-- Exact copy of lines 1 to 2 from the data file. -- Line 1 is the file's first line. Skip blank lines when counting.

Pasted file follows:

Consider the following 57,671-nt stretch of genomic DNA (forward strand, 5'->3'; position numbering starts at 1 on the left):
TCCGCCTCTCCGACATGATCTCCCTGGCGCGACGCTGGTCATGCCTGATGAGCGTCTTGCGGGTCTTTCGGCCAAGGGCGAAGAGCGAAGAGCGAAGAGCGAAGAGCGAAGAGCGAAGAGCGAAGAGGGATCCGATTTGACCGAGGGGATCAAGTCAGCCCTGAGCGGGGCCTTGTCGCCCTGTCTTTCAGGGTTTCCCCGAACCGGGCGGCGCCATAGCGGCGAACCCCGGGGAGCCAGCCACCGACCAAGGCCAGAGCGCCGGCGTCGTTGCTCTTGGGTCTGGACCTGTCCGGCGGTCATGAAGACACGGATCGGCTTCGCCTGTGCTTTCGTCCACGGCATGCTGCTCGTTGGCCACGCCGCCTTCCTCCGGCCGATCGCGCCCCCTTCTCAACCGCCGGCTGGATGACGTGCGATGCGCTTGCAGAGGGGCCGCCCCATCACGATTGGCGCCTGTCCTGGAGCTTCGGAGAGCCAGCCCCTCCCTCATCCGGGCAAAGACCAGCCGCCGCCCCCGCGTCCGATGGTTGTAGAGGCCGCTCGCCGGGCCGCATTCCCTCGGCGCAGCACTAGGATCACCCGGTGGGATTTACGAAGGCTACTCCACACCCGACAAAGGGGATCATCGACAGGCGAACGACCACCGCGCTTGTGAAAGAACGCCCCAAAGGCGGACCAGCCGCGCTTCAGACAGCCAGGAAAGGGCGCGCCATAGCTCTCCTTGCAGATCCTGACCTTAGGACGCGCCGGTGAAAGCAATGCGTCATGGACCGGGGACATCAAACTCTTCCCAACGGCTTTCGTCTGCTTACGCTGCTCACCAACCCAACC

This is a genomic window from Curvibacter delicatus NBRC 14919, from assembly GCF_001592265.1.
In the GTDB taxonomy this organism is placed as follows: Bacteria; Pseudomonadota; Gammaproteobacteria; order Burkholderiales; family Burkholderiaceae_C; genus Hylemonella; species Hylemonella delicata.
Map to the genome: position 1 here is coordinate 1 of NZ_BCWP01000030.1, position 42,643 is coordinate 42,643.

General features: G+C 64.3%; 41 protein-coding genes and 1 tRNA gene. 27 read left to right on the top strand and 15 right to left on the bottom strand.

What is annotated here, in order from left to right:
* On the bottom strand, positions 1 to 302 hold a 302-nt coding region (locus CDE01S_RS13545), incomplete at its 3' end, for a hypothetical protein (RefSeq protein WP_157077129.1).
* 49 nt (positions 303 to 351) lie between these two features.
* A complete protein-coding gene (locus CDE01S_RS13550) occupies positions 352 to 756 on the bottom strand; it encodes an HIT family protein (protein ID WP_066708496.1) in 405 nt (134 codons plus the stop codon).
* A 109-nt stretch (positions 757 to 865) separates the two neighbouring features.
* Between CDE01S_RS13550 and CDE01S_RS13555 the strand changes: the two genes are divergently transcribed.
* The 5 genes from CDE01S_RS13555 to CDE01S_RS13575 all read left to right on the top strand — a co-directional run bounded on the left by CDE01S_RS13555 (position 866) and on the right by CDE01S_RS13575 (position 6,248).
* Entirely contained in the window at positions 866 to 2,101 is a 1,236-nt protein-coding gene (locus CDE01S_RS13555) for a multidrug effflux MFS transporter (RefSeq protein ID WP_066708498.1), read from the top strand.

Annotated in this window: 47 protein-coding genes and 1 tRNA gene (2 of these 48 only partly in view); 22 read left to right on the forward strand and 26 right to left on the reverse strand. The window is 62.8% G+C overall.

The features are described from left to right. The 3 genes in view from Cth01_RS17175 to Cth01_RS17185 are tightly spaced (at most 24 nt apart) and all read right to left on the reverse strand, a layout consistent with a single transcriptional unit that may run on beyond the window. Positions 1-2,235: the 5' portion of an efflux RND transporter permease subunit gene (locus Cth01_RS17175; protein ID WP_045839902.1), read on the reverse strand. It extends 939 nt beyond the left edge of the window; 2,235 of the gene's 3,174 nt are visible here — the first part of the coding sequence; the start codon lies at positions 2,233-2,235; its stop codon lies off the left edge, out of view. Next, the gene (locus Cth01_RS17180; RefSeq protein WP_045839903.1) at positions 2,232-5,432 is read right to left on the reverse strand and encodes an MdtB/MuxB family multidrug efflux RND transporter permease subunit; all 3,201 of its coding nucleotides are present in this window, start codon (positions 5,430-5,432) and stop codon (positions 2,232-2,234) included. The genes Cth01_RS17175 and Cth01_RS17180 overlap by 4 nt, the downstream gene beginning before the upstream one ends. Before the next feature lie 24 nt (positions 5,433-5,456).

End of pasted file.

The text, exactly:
Consider the following 57,671-nt stretch of genomic DNA (forward strand, 5'->3'; position numbering starts at 1 on the left):
TCCGCCTCTCCGACATGATCTCCCTGGCGCGACGCTGGTCATGCCTGATGAGCGTCTTGCGGGTCTTTCGGCCAAGGGCGAAGAGCGAAGAGCGAAGAGCGAAGAGCGAAGAGCGAAGAGCGAAGAGGGATCCGATTTGACCGAGGGGATCAAGTCAGCCCTGAGCGGGGCCTTGTCGCCCTGTCTTTCAGGGTTTCCCCGAACCGGGCGGCGCCATAGCGGCGAACCCCGGGGAGCCAGCCACCGACCAAGGCCAGAGCGCCGGCGTCGTTGCTCTTGGGTCTGGACCTGTCCGGCGGTCATGAAGACACGGATCGGCTTCGCCTGTGCTTTCGTCCACGGCATGCTGCTCGTTGGCCACGCCGCCTTCCTCCGGCCGATCGCGCCCCCTTCTCAACCGCCGGCTGGATGACGTGCGATGCGCTTGCAGAGGGGCCGCCCCATCACGATTGGCGCCTGTCCTGGAGCTTCGGAGAGCCAGCCCCTCCCTCATCCGGGCAAAGACCAGCCGCCGCCCCCGCGTCCGATGGTTGTAGAGGCCGCTCGCCGGGCCGCATTCCCTCGGCGCAGCACTAGGATCACCCGGTGGGATTTACGAAGGCTACTCCACACCCGACAAAGGGGATCATCGACAGGCGAACGACCACCGCGCTTGTGAAAGAACGCCCCAAAGGCGGACCAGCCGCGCTTCAGACAGCCAGGAAAGGGCGCGCCATAGCTCTCCTTGCAGATCCTGACCTTAGGACGCGCCGGTGAAAGCAATGCGTCATGGACCGGGGACATCAAACTCTTCCCAACGGCTTTCGTCTGCTTACGCTGCTCACCAACCCAACC